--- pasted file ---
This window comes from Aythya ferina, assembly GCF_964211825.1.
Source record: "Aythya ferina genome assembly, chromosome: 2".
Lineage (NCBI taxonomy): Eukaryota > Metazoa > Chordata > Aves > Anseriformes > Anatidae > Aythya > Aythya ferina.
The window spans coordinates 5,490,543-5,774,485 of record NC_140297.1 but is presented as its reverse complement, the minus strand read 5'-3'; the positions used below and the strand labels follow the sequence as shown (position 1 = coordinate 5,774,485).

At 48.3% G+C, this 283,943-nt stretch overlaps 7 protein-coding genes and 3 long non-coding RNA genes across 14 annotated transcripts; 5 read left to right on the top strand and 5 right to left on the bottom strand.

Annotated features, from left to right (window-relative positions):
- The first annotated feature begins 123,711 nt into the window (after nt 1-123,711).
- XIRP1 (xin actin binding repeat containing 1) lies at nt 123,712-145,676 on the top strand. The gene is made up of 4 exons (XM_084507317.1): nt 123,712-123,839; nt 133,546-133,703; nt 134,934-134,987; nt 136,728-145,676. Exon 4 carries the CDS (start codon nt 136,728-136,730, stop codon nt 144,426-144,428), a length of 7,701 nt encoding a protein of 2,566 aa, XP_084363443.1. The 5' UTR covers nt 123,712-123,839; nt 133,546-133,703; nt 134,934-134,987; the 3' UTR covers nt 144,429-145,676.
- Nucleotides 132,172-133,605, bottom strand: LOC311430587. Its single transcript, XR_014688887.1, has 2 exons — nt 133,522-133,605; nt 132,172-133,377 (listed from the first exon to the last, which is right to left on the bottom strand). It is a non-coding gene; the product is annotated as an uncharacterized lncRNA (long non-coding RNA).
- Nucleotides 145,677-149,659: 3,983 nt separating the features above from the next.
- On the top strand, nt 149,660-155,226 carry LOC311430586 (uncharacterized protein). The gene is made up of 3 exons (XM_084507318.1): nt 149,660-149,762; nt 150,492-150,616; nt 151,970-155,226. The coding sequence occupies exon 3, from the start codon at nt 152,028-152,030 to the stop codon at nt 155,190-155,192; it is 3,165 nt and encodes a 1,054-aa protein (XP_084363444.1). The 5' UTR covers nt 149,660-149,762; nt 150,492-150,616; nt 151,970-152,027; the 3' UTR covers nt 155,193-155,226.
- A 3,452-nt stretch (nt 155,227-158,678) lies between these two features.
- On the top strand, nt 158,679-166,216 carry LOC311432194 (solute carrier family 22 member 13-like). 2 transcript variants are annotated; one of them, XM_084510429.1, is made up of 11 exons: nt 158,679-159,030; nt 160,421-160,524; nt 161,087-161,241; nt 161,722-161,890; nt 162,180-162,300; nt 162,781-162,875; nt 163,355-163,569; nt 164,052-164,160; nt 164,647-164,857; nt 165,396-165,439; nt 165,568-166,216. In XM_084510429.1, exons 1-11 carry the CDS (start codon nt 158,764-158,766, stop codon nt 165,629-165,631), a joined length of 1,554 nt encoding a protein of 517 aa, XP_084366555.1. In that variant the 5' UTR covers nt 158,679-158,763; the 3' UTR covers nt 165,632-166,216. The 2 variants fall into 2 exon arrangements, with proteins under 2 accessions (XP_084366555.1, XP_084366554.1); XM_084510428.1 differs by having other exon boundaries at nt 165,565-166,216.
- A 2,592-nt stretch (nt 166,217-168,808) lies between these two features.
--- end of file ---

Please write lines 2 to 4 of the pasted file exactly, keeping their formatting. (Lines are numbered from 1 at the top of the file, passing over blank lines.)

Source record: "Aythya ferina genome assembly, chromosome: 2".
Lineage (NCBI taxonomy): Eukaryota > Metazoa > Chordata > Aves > Anseriformes > Anatidae > Aythya > Aythya ferina.
The window spans coordinates 5,490,543-5,774,485 of record NC_140297.1 but is presented as its reverse complement, the minus strand read 5'-3'; the positions used below and the strand labels follow the sequence as shown (position 1 = coordinate 5,774,485).